Vikram Murthi: In the beginning of the series, we sympathized with Walter and wrote off his preternatural ability to lie as a necessity to ensure Walter’s family’s well-being after his cancer diagnosis. But Breaking Bad pulled a ruse on its audience: it slowly began removing all the complications from Walter’s life that initially compromised his moral agency and left Walter in charge of his own destiny. And Walter chose a criminal life, not because of his family or a sense of responsibility, but because of spite against his past self and unremarkable life. Breaking Bad has mined a lot of psychological drama and dark comedy from Walter spinning bullshit to almost everyone he encounters, but when Walter said he “won” at the end of season four, it signaled both an end to Gus Fring’s reign of power and an end to Walt’s illusions. “I’m done listening to this asshole talk,” Mike sneers at Walt in the fifth season premiere, but what Mike doesn’t realize is Walt doesn’t need to talk anymore.
“Buyout” is my favorite episode of Breaking Bad because it serves to crystallize a lot of concurrent themes running through the show and signals a no-return point for everyone of the characters involved. Walter refuses yet another out from criminal life from Mike and Jesse because his business is the only reason his life has any meaning. His kids are gone. Skyler is a hostage in his own home, passive-aggressively smoking and drinking as she waits for his cancer to return. Walter is most certainly in control of his life, but his life is fueled by desperation and misplaced pride. He has nothing to lose anymore, and thus no reason to stop. Jesse, effectively Walter’s surrogate son, keeps returning to Walter for guidance, but finally breaks from him after seeing Walter whistling cheerfully to himself after giving Jesse an emotional talk regarding the murder of a child they are complicit in. The cognitive dissonance of what Jesse wants Walter to be vs. who Walter actually is finally reaches some sort of a breaking point, yet Jesse is forced to return to Walter pleading with him to take $5 million so they can move on with their lives. But this is Walter’s life. There is nothing left he can return to. Walter no long feels any responsibility towards being an authentic husband, father, or scientist, and now only feels beholden to his burgeoning criminal enterprise.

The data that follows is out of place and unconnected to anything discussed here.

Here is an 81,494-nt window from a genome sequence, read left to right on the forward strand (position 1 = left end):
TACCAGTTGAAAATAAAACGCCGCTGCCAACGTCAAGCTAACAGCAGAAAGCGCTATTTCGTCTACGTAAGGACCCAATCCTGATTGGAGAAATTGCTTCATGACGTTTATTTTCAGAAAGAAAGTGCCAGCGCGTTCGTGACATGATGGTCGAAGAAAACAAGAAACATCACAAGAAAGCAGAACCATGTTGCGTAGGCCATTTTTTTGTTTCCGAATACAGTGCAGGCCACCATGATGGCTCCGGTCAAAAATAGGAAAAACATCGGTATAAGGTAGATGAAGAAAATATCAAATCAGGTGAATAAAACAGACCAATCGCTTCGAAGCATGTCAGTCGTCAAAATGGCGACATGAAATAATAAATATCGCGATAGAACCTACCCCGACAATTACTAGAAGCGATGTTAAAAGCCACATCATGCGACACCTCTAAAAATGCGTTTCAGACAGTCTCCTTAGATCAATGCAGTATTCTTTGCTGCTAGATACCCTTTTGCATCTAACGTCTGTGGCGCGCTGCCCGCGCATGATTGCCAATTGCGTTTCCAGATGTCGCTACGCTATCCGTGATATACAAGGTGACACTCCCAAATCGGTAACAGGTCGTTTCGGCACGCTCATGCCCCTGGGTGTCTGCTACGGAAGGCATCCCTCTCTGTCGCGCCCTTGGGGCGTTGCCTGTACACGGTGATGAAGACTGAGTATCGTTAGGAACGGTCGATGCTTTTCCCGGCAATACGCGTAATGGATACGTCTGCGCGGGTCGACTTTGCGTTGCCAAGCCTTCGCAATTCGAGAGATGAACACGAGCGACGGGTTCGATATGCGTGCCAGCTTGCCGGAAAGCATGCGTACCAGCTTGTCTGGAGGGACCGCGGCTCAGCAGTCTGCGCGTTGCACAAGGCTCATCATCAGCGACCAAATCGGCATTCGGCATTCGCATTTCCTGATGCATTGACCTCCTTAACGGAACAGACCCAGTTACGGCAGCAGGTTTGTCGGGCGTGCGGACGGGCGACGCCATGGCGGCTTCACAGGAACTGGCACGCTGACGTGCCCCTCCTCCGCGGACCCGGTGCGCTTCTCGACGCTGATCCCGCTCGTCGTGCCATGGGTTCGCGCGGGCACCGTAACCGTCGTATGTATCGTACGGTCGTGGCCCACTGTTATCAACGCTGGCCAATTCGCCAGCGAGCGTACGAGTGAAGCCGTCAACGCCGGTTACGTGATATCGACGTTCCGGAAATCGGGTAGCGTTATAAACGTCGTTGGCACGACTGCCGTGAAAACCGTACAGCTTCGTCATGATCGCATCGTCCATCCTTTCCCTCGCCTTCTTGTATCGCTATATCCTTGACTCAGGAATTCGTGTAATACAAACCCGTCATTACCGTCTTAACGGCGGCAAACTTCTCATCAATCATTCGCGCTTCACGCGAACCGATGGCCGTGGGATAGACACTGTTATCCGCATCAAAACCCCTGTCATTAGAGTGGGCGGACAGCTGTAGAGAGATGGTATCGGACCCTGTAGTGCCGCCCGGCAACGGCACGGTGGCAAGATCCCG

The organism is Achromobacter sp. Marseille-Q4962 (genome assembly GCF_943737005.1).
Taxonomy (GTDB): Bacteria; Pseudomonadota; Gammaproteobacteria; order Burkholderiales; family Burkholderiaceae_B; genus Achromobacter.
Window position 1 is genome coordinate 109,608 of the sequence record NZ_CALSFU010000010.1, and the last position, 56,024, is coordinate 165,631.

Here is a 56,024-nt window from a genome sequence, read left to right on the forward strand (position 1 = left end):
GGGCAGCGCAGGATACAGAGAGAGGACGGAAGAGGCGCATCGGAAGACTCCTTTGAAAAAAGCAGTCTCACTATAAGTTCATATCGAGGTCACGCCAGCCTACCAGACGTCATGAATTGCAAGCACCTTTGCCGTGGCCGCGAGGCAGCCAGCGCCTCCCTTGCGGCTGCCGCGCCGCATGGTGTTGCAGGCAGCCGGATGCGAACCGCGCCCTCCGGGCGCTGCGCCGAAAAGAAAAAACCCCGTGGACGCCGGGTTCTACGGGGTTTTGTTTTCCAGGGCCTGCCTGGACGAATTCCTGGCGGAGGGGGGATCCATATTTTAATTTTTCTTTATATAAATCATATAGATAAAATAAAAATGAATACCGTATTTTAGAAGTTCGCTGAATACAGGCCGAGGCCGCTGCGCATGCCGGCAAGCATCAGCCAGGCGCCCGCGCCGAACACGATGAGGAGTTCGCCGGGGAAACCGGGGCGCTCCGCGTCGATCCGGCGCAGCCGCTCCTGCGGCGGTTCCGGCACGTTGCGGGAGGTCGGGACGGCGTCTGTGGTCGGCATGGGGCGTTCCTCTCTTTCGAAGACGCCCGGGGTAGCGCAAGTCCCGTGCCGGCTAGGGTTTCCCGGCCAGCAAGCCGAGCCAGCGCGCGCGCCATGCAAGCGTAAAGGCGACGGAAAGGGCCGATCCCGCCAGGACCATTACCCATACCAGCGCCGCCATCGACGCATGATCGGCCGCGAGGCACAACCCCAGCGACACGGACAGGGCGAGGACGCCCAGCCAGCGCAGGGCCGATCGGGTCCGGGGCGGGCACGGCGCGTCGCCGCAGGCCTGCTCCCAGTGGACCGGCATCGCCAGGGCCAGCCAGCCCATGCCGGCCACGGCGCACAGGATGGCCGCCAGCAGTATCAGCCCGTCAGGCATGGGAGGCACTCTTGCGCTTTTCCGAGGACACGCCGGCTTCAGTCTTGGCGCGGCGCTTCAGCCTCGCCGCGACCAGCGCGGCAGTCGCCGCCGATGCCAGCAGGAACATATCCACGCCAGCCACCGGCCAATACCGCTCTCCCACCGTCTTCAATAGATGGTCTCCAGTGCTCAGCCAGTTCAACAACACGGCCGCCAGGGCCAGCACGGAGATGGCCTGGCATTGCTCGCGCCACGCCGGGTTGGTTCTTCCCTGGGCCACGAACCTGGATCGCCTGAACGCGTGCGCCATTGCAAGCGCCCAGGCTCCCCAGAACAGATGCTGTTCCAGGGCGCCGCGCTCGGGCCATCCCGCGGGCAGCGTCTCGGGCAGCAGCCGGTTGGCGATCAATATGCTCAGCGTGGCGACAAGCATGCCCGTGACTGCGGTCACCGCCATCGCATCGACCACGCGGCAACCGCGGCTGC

Q: We all know how this will likely end for Walt. We can’t be so sure about the others’ fates. What heroes are left in the show? Is anyone in Walt’s Breaking Bad universe innocent any longer?
Vikram: A distinction needs to be made between someone who’s “an innocent,” in which innocence is determined relative to other actions in the morally bankrupt world of Breaking Bad, and someone who’s “purely innocent,” in which innocence is determined against real-world morality. Out of the main characters (Walt, Skyler, Jesse, Hank, Marie, Mike, and I’ll throw in Saul), I don’t believe any one of them is purely innocent (I’m counting Marie’s shoplifting and Hank’s violent assault on Jesse in season 3 as strikes against them), but there are more than a few “innocents” in the universe. In fact, Breaking Bad is pretty much trying to position every character to be “innocent” compared to Walter.